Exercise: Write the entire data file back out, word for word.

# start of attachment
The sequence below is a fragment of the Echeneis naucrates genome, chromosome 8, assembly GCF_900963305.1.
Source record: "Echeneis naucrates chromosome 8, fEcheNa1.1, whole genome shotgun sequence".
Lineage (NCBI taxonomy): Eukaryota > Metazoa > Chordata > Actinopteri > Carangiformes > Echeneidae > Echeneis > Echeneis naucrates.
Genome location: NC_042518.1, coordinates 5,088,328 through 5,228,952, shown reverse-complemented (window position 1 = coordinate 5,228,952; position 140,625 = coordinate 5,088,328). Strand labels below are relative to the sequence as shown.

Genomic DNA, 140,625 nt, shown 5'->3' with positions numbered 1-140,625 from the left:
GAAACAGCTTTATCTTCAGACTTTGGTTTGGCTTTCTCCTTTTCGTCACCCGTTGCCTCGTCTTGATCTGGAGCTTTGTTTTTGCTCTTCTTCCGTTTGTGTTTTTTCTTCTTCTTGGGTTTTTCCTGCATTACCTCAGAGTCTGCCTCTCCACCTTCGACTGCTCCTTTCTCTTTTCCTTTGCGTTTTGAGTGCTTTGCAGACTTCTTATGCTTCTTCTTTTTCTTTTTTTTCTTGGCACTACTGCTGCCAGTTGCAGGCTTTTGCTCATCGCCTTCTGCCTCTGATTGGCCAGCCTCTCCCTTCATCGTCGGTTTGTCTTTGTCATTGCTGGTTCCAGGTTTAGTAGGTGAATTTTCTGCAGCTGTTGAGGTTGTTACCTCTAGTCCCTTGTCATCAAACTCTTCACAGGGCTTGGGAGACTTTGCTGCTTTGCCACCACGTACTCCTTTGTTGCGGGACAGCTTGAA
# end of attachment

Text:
The sequence below is a fragment of the Echeneis naucrates genome, chromosome 8, assembly GCF_900963305.1.
Source record: "Echeneis naucrates chromosome 8, fEcheNa1.1, whole genome shotgun sequence".
Lineage (NCBI taxonomy): Eukaryota > Metazoa > Chordata > Actinopteri > Carangiformes > Echeneidae > Echeneis > Echeneis naucrates.
Genome location: NC_042518.1, coordinates 5,088,328 through 5,228,952, shown reverse-complemented (window position 1 = coordinate 5,228,952; position 140,625 = coordinate 5,088,328). Strand labels below are relative to the sequence as shown.

Genomic DNA, 140,625 nt, shown 5'->3' with positions numbered 1-140,625 from the left:
GAAACAGCTTTATCTTCAGACTTTGGTTTGGCTTTCTCCTTTTCGTCACCCGTTGCCTCGTCTTGATCTGGAGCTTTGTTTTTGCTCTTCTTCCGTTTGTGTTTTTTCTTCTTCTTGGGTTTTTCCTGCATTACCTCAGAGTCTGCCTCTCCACCTTCGACTGCTCCTTTCTCTTTTCCTTTGCGTTTTGAGTGCTTTGCAGACTTCTTATGCTTCTTCTTTTTCTTTTTTTTCTTGGCACTACTGCTGCCAGTTGCAGGCTTTTGCTCATCGCCTTCTGCCTCTGATTGGCCAGCCTCTCCCTTCATCGTCGGTTTGTCTTTGTCATTGCTGGTTCCAGGTTTAGTAGGTGAATTTTCTGCAGCTGTTGAGGTTGTTACCTCTAGTCCCTTGTCATCAAACTCTTCACAGGGCTTGGGAGACTTTGCTGCTTTGCCACCACGTACTCCTTTGTTGCGGGACAGCTTGAA